Date: 17 Dec 96 03:09:21 From: Chuanga@cris.com (H Andrew Chuang) Organization: Concentric Internet Services References: 1 2 3 4 5 Followups: 1 2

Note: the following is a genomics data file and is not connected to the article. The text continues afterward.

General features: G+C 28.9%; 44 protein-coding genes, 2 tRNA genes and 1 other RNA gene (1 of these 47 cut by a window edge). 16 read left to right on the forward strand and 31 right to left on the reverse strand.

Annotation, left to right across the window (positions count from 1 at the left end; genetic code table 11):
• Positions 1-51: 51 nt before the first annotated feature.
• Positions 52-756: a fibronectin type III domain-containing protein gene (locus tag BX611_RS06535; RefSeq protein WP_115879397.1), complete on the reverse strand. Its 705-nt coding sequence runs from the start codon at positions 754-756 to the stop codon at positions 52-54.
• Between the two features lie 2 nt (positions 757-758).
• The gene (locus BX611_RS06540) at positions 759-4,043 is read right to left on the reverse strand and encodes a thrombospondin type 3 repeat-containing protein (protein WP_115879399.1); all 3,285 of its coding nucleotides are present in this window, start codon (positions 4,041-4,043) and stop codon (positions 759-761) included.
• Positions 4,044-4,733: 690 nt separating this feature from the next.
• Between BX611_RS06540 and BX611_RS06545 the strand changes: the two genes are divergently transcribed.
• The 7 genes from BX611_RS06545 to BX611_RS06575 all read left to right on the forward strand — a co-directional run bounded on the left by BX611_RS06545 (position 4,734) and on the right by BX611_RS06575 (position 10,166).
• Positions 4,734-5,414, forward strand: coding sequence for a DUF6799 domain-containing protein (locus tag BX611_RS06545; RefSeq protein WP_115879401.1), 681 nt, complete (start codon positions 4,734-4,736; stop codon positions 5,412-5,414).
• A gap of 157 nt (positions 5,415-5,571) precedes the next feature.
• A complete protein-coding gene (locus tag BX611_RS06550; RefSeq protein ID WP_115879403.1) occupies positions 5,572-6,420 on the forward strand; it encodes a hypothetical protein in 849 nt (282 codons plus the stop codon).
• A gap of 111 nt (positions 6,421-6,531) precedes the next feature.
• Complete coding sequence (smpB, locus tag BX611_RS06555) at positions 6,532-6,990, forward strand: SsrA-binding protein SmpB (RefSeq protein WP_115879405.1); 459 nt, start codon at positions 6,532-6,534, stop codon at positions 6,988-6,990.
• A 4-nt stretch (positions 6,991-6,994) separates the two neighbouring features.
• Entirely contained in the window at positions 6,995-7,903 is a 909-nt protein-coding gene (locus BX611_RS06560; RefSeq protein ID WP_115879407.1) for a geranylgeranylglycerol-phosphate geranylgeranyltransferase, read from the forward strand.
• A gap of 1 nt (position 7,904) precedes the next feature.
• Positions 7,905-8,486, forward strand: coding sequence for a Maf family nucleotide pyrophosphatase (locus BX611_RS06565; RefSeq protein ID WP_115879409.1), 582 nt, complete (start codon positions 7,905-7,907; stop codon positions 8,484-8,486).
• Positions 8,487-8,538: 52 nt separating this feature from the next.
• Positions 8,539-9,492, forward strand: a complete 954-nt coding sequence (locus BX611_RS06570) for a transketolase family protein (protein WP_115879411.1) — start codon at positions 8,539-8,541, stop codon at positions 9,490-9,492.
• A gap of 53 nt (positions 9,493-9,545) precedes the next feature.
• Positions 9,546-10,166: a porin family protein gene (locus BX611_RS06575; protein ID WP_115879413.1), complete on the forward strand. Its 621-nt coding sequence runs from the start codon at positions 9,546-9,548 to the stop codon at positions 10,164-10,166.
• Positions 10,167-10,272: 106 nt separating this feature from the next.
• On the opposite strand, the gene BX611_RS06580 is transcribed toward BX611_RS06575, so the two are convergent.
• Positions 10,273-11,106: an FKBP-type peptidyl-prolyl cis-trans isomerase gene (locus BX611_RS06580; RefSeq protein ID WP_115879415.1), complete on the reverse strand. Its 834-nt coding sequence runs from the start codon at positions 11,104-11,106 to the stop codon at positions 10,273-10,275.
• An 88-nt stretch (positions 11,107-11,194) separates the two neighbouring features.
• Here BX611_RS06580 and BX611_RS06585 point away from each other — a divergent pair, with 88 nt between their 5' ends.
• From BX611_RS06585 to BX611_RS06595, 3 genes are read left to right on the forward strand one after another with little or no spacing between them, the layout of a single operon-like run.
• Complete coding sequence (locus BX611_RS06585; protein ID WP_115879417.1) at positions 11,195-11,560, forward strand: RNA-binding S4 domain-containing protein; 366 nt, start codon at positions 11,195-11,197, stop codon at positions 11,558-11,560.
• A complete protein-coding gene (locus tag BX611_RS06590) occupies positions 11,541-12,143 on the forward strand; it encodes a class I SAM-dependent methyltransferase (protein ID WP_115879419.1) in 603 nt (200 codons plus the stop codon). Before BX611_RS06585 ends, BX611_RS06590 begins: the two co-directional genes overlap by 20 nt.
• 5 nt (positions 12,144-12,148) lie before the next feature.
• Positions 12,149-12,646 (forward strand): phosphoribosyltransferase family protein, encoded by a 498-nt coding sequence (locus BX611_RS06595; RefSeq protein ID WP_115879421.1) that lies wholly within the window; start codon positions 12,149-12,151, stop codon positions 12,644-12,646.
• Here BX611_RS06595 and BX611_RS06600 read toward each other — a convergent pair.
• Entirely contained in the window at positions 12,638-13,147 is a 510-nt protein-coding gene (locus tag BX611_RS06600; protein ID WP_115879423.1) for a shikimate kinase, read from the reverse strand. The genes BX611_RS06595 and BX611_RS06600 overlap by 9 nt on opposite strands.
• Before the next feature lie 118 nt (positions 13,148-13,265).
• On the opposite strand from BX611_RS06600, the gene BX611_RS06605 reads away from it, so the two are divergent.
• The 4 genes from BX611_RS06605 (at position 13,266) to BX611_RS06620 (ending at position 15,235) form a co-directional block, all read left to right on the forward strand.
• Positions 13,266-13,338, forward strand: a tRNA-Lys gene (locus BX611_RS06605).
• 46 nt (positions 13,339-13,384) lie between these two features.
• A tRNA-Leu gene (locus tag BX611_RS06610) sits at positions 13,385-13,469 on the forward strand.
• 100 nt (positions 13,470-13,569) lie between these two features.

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In article <airliners.1996.2893@ohare.Chicago.COM> Alan Wong (Alan.Wong@anu.edu.au) wrote: > > Mmm. In my opinion the B777, B747-500/600 and B737-600/700/800 are somewhat > influenced by the existence of equivalent Airbus models. Remember that > Boeing was putting forward the B767-400 before the airlines insisted > on something brand new? With the A330/A340 available, Boeing couldn't say > "This is what we are building. Take it or leave it." Boeing has to put a new wing (and various other things) on the B737 to make it fly higher, faster, and farther. Yes, Boeing is responding to the competition (the A320 family), but Boeing is also responding to what the market wants. It's simply wrong to assume that Boeing would not respond to the market if there were no Airbus. Without Airbus, Boeing would have to respond to a different competitor, most likely, McDonnell Douglas (as well as the market). In the beginning, Airbus was set out to break the monopoly by US suppliers in the commercial avaition market. They have done it successful (mostly at the expense of MDC). Boeing had never had a monopoly, nor will it likely to ever have in the future. It's true that in certain market sectors, there is no one directly competing with Boeing's products, for example, the 757 (even the A321-200 will have significantly shorter range than the 757), the 767-300ER (the A330-200 is about 15% larger than the -300ER), and, of course, the B747. However, even with the B747, Boeing has to listen to their customers. For example, when the B747-400 was initially introduced, there were quite a few problems. According to your reasoning, Boeing could have said "take it or leave it." But did Boeing do that? Competition between Airbus and Boeing is good, but Boeing would have serious competition whether Airbus existed or not.